It’s a Patriotic Duty to See the New ‘Death Wish’
Critics say the new film starring Bruce Willis is pro-NRA and a 'gun-nut' remake — exactly why people should head to the theater
When the original “Death Wish” was unleashed across cinema screens in 1974, liberal critics clutched their pearl necklaces and openly gasped at the unforgiving vigilante film.
Paul Kersey (Charles Bronson) is a nonviolent and sheltered man whose world is destroyed when his wife is murdered and his daughter is raped. Despite his peaceful and bleeding-heart background, Kersey loses it —and realizes he cannot stand by while crime runs rampant in his city.
Starting with a sock full of quarters, he soon graduates to a gun and begins doling out unrelenting justice, handing down death sentences to anyone who dares stand in his way.
Pauline Kael called the film “fascist” at the time. Roger Ebert rejected the movie and said it was “propaganda for private gun ownership.” Other reviews contained similar language.
Paying moviegoers had a very different response. In New York City (where the film is set), people famously packed sold-out movie theaters week after week and cheered the film’s populist take on the growing violence within cities.
The miniscule-budgeted movie ended up bringing in $22 million at the domestic box office — and it was followed by a whopping four sequels.
“Death Wish” has now been updated for the modern era, and “Die Hard” star Bruce Willis has become our new Paul Kersey. In these “woke” times, leftists were already ripping their hair out just from the film’s trailers, calling the work a “Trumpian fantasy” before it was even close to hitting screens.
The film is out in theaters now, and the reviews from mainstream outlets are just as bad as the reactions to the trailers.
"If the NRA made a feature film, it would be this," wrote Collider's Matt Goldberg.
While he's obviously trying to be insulting, that headline is likely to inspire a great many gun owners sick of misinformation and outright lies in the media to head to a local theater.
A.A. Dowd of The A.V. Club called "Death Wish" a "fascist" work and a "gun-nut" remake.
"An old man's movie, made for even older men — impotent, angry ones," wrote Movie Nation's Roger Moore.
On and on it goes. Considering the timing of the film's release (which, yes, is rated R), we can expect the outrage and the heated conversations to continue.
We will, however, see no apologies from the filmmakers. Willis has never been one to bow to social pressure, and director Eli Roth has long soaked his stories in well-timed political incorrectness.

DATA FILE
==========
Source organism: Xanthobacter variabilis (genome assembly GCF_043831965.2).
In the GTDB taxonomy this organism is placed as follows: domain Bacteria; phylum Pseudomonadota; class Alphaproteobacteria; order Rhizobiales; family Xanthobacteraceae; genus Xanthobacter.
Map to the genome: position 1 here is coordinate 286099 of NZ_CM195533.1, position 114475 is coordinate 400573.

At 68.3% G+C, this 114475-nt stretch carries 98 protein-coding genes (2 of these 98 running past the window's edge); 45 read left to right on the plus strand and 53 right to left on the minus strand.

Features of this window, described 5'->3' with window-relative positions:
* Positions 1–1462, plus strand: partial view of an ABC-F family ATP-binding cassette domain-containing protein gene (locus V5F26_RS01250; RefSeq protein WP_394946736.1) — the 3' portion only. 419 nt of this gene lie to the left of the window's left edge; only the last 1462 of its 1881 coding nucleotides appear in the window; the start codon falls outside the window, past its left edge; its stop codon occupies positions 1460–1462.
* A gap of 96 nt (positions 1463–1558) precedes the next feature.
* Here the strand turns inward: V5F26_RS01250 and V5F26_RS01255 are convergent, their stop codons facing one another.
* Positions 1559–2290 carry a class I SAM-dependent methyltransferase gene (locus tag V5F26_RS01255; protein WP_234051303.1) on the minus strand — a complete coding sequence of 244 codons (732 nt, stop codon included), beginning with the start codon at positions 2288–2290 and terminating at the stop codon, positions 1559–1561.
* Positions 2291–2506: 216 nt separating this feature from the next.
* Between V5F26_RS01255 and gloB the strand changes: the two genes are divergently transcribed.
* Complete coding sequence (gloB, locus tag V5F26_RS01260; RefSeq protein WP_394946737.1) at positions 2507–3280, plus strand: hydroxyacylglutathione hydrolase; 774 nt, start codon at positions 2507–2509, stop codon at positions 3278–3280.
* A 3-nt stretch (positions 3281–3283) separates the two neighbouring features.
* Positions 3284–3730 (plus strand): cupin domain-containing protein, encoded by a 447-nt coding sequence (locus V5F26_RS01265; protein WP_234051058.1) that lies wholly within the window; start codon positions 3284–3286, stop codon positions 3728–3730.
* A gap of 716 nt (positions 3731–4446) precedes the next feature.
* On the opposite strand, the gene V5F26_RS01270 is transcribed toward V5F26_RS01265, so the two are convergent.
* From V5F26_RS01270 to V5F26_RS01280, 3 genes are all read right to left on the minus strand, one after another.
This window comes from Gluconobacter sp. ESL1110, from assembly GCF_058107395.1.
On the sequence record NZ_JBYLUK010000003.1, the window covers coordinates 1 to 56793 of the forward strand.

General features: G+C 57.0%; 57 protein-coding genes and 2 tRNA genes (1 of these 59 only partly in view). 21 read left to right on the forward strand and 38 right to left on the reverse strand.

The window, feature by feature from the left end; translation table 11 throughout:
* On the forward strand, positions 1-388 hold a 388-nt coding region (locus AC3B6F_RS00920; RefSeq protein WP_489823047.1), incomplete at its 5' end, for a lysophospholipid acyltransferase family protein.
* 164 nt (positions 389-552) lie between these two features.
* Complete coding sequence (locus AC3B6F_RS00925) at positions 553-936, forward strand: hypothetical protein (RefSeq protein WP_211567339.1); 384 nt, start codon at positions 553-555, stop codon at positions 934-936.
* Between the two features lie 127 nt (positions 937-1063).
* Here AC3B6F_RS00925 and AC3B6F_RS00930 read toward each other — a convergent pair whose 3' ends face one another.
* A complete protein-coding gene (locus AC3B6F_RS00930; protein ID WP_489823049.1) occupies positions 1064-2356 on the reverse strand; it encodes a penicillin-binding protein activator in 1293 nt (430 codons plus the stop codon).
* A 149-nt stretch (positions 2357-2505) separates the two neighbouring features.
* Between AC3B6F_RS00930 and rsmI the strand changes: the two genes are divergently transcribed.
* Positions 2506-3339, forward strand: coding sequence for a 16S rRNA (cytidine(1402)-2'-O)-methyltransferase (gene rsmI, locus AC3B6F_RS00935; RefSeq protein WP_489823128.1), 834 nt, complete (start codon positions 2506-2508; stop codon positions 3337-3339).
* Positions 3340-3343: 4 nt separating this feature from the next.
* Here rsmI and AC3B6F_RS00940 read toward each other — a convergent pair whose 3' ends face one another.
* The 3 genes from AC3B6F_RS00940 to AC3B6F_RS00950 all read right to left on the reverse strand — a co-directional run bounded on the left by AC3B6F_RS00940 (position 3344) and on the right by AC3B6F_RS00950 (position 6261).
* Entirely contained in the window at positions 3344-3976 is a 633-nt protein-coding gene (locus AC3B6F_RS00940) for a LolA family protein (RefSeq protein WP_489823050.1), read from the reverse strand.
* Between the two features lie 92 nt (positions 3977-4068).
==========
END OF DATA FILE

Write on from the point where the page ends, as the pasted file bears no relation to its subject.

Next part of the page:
His 2013 horror film "The Green Inferno" followed a group of college social justice warriors as they jetted off to the Amazon to save the rainforest. They are shown as empty and shallow people only looking for social media attention.
Their plane eventually crashes in a cutoff society of cannibals and ... well, you can guess the rest. Roth's trolling of modern activism received a similar response to "Death Wish," but the director didn't seem to mind. He also doesn't mind the controversy around "Death Wish." He's already thanked his critics for the attention in an interview with TMZ.
Taking into account the over-the-top responses to "Death Wish," it's not too much to say that it is a patriotic duty to see this film. Films like this simply aren't made enough today.
How many movies do we see out of Hollywood these days that receive wild praise from critics simply because they push the right social agenda or lambaste conservatives in a safe way?
"Death Wish" is the movie we need right now. Art is needed in the modern culture that pushes back against the heavy PC mindset in our society.
Just as with the first film, this movie takes on violence against everyday Americans in a real way. People cheered Paul Kersey back in 1974 because his grief was something they could recognize and empathize with, and his actions were, while fictitious and extreme, a fantasy many people have had (and still have) when the government, the media, and every other institution seems to turn their backs on everyday, law-abiding Americans.
Paul Kersey's story is needed for the discussions it will inspire — and for the humorous whining it is already eliciting from the country's politically correct.